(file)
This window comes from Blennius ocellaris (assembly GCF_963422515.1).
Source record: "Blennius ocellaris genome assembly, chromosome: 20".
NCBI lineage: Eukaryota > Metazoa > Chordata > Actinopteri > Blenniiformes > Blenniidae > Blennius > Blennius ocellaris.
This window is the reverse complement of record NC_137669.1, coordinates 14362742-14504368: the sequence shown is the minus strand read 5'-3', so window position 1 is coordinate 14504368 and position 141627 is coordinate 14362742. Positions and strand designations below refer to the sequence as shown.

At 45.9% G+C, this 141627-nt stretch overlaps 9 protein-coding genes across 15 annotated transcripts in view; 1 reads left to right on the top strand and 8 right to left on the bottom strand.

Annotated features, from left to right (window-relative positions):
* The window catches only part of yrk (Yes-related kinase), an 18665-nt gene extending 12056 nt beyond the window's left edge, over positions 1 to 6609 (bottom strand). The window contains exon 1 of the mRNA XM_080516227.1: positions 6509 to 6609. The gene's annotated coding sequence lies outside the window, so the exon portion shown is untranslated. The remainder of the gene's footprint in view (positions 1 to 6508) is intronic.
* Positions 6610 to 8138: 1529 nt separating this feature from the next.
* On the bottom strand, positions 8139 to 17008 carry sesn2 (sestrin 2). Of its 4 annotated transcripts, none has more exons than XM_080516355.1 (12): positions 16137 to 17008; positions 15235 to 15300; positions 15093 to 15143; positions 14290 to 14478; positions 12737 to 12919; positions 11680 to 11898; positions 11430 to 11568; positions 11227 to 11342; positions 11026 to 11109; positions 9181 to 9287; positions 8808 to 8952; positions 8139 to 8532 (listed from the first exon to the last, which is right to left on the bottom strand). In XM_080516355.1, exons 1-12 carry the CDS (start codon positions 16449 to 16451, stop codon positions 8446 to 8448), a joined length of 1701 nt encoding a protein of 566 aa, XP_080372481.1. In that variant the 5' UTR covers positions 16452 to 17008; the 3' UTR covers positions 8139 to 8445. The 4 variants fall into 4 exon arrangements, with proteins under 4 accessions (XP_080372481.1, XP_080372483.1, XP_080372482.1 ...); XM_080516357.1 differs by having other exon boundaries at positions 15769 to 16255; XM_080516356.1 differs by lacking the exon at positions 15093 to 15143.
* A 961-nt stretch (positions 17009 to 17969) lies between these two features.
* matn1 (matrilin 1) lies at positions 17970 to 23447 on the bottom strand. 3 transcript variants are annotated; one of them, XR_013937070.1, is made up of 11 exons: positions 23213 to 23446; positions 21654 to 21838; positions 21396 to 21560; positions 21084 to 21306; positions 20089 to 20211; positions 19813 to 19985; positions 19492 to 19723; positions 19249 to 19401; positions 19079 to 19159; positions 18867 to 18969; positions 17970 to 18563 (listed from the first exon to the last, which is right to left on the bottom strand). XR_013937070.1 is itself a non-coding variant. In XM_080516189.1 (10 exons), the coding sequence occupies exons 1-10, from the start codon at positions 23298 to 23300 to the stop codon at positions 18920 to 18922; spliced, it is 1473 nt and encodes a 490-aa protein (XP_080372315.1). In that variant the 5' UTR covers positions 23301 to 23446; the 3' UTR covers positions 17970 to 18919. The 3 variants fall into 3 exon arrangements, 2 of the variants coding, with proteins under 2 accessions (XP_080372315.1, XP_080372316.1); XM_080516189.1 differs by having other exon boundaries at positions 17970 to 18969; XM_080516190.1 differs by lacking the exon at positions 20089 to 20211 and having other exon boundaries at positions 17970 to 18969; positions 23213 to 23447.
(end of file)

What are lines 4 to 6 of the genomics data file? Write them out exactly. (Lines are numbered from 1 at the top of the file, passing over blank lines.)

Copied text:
This window is the reverse complement of record NC_137669.1, coordinates 14362742-14504368: the sequence shown is the minus strand read 5'-3', so window position 1 is coordinate 14504368 and position 141627 is coordinate 14362742. Positions and strand designations below refer to the sequence as shown.

At 45.9% G+C, this 141627-nt stretch overlaps 9 protein-coding genes across 15 annotated transcripts in view; 1 reads left to right on the top strand and 8 right to left on the bottom strand.

Annotated features, from left to right (window-relative positions):